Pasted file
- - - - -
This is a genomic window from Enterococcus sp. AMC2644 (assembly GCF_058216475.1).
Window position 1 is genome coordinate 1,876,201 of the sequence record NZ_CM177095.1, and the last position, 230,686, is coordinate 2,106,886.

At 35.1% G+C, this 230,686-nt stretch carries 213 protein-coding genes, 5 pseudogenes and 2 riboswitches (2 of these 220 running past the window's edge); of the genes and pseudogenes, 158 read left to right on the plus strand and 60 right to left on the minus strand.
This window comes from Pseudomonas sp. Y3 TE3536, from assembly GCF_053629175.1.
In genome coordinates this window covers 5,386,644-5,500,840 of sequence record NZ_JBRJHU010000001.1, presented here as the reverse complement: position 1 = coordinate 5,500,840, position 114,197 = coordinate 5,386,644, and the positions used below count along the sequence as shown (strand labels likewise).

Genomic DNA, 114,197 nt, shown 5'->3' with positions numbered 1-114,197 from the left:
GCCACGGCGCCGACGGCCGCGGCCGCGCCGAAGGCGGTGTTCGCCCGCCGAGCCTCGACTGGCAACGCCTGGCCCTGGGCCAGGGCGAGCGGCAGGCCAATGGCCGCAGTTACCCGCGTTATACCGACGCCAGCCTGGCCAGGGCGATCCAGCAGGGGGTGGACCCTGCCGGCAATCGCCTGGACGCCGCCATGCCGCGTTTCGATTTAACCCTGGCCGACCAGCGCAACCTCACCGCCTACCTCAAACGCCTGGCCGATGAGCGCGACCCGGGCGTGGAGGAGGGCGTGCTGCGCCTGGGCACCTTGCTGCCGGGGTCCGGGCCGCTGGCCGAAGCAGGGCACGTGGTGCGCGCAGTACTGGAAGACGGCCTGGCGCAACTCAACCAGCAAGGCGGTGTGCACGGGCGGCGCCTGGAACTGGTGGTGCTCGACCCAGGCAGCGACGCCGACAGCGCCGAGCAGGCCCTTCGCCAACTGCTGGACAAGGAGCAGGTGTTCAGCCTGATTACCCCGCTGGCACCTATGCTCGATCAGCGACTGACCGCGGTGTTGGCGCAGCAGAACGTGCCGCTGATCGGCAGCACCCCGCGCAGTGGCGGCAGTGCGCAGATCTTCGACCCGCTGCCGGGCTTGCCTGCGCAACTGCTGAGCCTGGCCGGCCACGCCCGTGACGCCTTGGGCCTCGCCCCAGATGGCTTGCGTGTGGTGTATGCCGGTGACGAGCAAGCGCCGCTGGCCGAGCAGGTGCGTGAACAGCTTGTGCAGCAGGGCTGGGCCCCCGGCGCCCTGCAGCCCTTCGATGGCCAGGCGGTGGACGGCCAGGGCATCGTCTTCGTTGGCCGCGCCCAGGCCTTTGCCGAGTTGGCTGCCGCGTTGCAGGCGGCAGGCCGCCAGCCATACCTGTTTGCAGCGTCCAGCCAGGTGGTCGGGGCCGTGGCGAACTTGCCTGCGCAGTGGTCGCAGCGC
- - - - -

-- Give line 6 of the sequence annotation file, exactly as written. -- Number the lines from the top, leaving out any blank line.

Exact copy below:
Genomic DNA, 114,197 nt, shown 5'->3' with positions numbered 1-114,197 from the left: